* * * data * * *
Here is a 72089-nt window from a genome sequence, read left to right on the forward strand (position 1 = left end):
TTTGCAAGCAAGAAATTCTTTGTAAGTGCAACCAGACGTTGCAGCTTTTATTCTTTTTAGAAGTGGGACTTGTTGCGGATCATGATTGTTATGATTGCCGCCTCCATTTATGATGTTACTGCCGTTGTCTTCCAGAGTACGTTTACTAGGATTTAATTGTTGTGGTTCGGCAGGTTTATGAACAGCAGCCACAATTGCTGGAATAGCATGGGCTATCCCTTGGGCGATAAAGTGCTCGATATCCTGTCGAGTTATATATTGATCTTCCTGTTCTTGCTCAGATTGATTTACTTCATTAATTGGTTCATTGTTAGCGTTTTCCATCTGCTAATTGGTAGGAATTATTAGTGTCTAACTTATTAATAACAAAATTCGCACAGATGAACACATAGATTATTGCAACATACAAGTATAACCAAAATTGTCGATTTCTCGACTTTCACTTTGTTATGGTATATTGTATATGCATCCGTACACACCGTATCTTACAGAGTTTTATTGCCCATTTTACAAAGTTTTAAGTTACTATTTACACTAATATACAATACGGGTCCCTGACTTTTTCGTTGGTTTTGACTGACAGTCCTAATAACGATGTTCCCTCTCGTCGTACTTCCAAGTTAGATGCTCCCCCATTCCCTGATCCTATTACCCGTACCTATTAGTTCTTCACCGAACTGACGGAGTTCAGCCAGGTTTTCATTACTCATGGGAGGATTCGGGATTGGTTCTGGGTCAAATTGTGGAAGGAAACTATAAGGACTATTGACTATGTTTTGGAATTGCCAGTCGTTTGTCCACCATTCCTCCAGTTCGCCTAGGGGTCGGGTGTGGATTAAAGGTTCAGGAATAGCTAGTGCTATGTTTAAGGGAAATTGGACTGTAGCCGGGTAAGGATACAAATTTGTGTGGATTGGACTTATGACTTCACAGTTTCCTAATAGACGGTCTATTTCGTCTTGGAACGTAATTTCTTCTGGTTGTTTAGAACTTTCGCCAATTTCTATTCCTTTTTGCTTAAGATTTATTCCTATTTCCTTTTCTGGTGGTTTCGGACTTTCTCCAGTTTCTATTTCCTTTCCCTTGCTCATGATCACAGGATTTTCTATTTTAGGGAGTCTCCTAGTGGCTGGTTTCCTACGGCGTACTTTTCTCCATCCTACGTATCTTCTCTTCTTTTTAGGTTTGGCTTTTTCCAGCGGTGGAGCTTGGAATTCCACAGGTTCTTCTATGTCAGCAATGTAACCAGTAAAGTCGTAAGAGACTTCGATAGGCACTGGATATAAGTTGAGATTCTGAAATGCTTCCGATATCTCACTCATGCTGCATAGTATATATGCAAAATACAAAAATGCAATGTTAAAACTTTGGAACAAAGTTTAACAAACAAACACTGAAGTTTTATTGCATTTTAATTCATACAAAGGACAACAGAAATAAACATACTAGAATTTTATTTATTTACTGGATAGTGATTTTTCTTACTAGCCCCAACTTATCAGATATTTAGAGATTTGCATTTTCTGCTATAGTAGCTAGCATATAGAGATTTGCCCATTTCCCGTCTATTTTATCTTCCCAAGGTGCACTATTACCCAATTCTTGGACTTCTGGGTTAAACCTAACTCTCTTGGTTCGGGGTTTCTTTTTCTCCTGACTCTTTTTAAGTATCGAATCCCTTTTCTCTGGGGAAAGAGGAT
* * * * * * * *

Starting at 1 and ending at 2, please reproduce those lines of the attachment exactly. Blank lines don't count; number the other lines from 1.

Here is a 72089-nt window from a genome sequence, read left to right on the forward strand (position 1 = left end):
TTTGCAAGCAAGAAATTCTTTGTAAGTGCAACCAGACGTTGCAGCTTTTATTCTTTTTAGAAGTGGGACTTGTTGCGGATCATGATTGTTATGATTGCCGCCTCCATTTATGATGTTACTGCCGTTGTCTTCCAGAGTACGTTTACTAGGATTTAATTGTTGTGGTTCGGCAGGTTTATGAACAGCAGCCACAATTGCTGGAATAGCATGGGCTATCCCTTGGGCGATAAAGTGCTCGATATCCTGTCGAGTTATATATTGATCTTCCTGTTCTTGCTCAGATTGATTTACTTCATTAATTGGTTCATTGTTAGCGTTTTCCATCTGCTAATTGGTAGGAATTATTAGTGTCTAACTTATTAATAACAAAATTCGCACAGATGAACACATAGATTATTGCAACATACAAGTATAACCAAAATTGTCGATTTCTCGACTTTCACTTTGTTATGGTATATTGTATATGCATCCGTACACACCGTATCTTACAGAGTTTTATTGCCCATTTTACAAAGTTTTAAGTTACTATTTACACTAATATACAATACGGGTCCCTGACTTTTTCGTTGGTTTTGACTGACAGTCCTAATAACGATGTTCCCTCTCGTCGTACTTCCAAGTTAGATGCTCCCCCATTCCCTGATCCTATTACCCGTACCTATTAGTTCTTCACCGAACTGACGGAGTTCAGCCAGGTTTTCATTACTCATGGGAGGATTCGGGATTGGTTCTGGGTCAAATTGTGGAAGGAAACTATAAGGACTATTGACTATGTTTTGGAATTGCCAGTCGTTTGTCCACCATTCCTCCAGTTCGCCTAGGGGTCGGGTGTGGATTAAAGGTTCAGGAATAGCTAGTGCTATGTTTAAGGGAAATTGGACTGTAGCCGGGTAAGGATACAAATTTGTGTGGATTGGACTTATGACTTCACAGTTTCCTAATAGACGGTCTATTTCGTCTTGGAACGTAATTTCTTCTGGTTGTTTAGAACTTTCGCCAATTTCTATTCCTTTTTGCTTAAGATTTATTCCTATTTCCTTTTCTGGTGGTTTCGGACTTTCTCCAGTTTCTATTTCCTTTCCCTTGCTCATGATCACAGGATTTTCTATTTTAGGGAGTCTCCTAGTGGCTGGTTTCCTACGGCGTACTTTTCTCCATCCTACGTATCTTCTCTTCTTTTTAGGTTTGGCTTTTTCCAGCGGTGGAGCTTGGAATTCCACAGGTTCTTCTATGTCAGCAATGTAACCAGTAAAGTCGTAAGAGACTTCGATAGGCACTGGATATAAGTTGAGATTCTGAAATGCTTCCGATATCTCACTCATGCTGCATAGTATATATGCAAAATACAAAAATGCAATGTTAAAACTTTGGAACAAAGTTTAACAAACAAACACTGAAGTTTTATTGCATTTTAATTCATACAAAGGACAACAGAAATAAACATACTAGAATTTTATTTATTTACTGGATAGTGATTTTTCTTACTAGCCCCAACTTATCAGATATTTAGAGATTTGCATTTTCTGCTATAGTAGCTAGCATATAGAGATTTGCCCATTTCCCGTCTATTTTATCTTCCCAAGGTGCACTATTACCCAATTCTTGGACTTCTGGGTTAAACCTAACTCTCTTGGTTCGGGGTTTCTTTTTCTCCTGACTCTTTTTAAGTATCGAATCCCTTTTCTCTGGGGAAAGAGGAT